Every treatment center waiting room has a book exchange with very limited numbers of old, for the most part tasteless, paperbacks.

You’re writers, artists and readers; collectors, gather books; stand up at your Starbucks and ask.  For those that are truly bold, volunteer yourself for twenty minutes a month and make sure that the two shelves on a small book case has something to offer…maybe your new tome.

Answer someone else’s prayer, qietly let them know that someone cares when they may in doubt.

Peace out

mw

The Octogenarians

I have referred to the SWMBO’s parents with humor in the past and hope to do so for a long time to come.

Today Marion, the octogenaria, called and asked to be taken to her Dr’s for a follow-up on an MRI done yesterday.  We were greeted by an ashen faced young doctor that’s lack of eye contact revealed his lack of preparation for this conversation.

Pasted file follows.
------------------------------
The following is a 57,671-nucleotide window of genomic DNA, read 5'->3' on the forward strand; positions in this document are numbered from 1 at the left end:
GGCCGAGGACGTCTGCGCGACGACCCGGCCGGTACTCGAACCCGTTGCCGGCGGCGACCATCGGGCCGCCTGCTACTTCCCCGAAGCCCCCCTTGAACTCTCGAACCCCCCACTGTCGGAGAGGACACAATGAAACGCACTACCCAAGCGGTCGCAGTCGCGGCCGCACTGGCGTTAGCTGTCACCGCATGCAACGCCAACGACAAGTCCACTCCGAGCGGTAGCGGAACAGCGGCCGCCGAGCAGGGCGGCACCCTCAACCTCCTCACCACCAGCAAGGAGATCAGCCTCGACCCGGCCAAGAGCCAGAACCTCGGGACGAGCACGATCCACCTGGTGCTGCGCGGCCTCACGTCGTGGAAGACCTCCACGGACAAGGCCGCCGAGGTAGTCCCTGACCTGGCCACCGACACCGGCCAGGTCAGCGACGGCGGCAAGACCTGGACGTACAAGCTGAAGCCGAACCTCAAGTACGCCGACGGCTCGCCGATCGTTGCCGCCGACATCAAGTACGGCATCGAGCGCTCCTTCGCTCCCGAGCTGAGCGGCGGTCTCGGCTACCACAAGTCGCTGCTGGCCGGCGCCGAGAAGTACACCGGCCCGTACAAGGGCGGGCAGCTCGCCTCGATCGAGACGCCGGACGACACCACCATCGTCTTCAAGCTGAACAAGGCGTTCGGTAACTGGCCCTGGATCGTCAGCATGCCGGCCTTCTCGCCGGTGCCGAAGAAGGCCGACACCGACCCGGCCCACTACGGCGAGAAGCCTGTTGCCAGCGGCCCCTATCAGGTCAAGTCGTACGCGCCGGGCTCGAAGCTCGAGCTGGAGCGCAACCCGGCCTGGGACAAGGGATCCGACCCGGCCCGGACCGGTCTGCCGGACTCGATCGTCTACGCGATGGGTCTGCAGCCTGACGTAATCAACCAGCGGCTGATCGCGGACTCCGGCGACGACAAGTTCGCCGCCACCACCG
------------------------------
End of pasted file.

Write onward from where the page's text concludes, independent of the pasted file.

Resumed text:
John, the octogenaro, suffering from dementia, was for a moment able to grasp the gravity of the situation.  He was to be envied as that moment slipped away and he faced the world afresh.

New doctors were met.  Doctors with warm hand shakes, comforting smiles and caring eyes; they’d had many of these consultations and they cared in a distant sort of way.

Test were started, more scheduled and the process begins.

Cynthia, the SWMBO, the only child in residence, faces monumental tasks, beginning with waking each day and living.  There will be a time when she falls apart, shattered like a jig saw puzzle and that’s part of the process.  To find a little time in the day to put a piece in place, to understand the picture, the person, you are and each day you have a little more to offer.

I’ve been broken, damaged many times, lost most of , I asthe pieces of the this puzzle, I only seem to be strong…I only cry over happy endings.

For those that read this I ask for your prayers for Marion, John, Cynthia and all the people whose puzzles need attention.